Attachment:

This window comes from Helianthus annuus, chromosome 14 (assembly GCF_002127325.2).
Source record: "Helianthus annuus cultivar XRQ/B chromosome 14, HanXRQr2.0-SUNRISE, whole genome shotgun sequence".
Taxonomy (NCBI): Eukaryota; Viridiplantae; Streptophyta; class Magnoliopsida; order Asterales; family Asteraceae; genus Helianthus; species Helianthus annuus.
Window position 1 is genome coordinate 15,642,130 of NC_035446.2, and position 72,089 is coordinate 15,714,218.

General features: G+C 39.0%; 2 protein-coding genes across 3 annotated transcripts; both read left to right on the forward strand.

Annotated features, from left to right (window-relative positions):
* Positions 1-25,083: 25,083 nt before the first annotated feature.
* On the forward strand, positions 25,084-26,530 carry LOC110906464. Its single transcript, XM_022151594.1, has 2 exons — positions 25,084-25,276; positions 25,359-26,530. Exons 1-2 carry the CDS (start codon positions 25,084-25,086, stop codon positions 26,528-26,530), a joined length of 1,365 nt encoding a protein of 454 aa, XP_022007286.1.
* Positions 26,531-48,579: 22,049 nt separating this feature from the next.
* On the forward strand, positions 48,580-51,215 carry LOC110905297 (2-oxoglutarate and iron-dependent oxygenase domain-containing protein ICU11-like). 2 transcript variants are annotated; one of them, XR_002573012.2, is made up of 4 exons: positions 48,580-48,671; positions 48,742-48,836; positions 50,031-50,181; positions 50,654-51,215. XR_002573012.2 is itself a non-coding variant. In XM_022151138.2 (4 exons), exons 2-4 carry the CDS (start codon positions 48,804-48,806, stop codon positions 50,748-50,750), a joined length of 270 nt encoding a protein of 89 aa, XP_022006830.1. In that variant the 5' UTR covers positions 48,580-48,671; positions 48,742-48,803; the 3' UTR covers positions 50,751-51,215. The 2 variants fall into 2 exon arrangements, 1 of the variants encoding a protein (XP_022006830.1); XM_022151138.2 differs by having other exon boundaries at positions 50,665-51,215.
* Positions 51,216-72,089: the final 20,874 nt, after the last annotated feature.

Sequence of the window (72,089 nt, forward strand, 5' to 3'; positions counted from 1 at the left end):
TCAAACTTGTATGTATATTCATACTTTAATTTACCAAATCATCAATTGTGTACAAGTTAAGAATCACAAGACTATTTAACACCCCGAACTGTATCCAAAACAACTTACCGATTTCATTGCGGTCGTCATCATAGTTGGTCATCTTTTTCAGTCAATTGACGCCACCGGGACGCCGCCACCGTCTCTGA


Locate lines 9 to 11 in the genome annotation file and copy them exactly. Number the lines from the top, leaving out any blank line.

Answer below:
* Positions 26,531-48,579: 22,049 nt separating this feature from the next.
* On the forward strand, positions 48,580-51,215 carry LOC110905297 (2-oxoglutarate and iron-dependent oxygenase domain-containing protein ICU11-like). 2 transcript variants are annotated; one of them, XR_002573012.2, is made up of 4 exons: positions 48,580-48,671; positions 48,742-48,836; positions 50,031-50,181; positions 50,654-51,215. XR_002573012.2 is itself a non-coding variant. In XM_022151138.2 (4 exons), exons 2-4 carry the CDS (start codon positions 48,804-48,806, stop codon positions 50,748-50,750), a joined length of 270 nt encoding a protein of 89 aa, XP_022006830.1. In that variant the 5' UTR covers positions 48,580-48,671; positions 48,742-48,803; the 3' UTR covers positions 50,751-51,215. The 2 variants fall into 2 exon arrangements, 1 of the variants encoding a protein (XP_022006830.1); XM_022151138.2 differs by having other exon boundaries at positions 50,665-51,215.
* Positions 51,216-72,089: the final 20,874 nt, after the last annotated feature.